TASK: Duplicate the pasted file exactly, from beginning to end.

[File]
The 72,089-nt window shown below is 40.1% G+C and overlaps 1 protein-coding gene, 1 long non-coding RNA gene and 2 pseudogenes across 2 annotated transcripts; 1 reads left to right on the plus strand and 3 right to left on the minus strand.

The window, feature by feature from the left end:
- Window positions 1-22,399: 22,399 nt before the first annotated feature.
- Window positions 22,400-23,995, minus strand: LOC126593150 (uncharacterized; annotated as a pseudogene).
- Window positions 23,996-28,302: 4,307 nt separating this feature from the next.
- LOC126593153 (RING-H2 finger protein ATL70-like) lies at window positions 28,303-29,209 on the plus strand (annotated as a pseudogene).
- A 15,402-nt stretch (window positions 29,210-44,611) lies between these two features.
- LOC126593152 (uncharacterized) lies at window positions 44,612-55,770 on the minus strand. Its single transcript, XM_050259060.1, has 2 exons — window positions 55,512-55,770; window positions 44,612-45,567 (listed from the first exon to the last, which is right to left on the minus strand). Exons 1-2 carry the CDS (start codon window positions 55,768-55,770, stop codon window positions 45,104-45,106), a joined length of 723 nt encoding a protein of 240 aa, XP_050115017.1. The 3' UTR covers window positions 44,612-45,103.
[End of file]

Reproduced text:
The 72,089-nt window shown below is 40.1% G+C and overlaps 1 protein-coding gene, 1 long non-coding RNA gene and 2 pseudogenes across 2 annotated transcripts; 1 reads left to right on the plus strand and 3 right to left on the minus strand.

The window, feature by feature from the left end:
- Window positions 1-22,399: 22,399 nt before the first annotated feature.
- Window positions 22,400-23,995, minus strand: LOC126593150 (uncharacterized; annotated as a pseudogene).
- Window positions 23,996-28,302: 4,307 nt separating this feature from the next.
- LOC126593153 (RING-H2 finger protein ATL70-like) lies at window positions 28,303-29,209 on the plus strand (annotated as a pseudogene).
- A 15,402-nt stretch (window positions 29,210-44,611) lies between these two features.
- LOC126593152 (uncharacterized) lies at window positions 44,612-55,770 on the minus strand. Its single transcript, XM_050259060.1, has 2 exons — window positions 55,512-55,770; window positions 44,612-45,567 (listed from the first exon to the last, which is right to left on the minus strand). Exons 1-2 carry the CDS (start codon window positions 55,768-55,770, stop codon window positions 45,104-45,106), a joined length of 723 nt encoding a protein of 240 aa, XP_050115017.1. The 3' UTR covers window positions 44,612-45,103.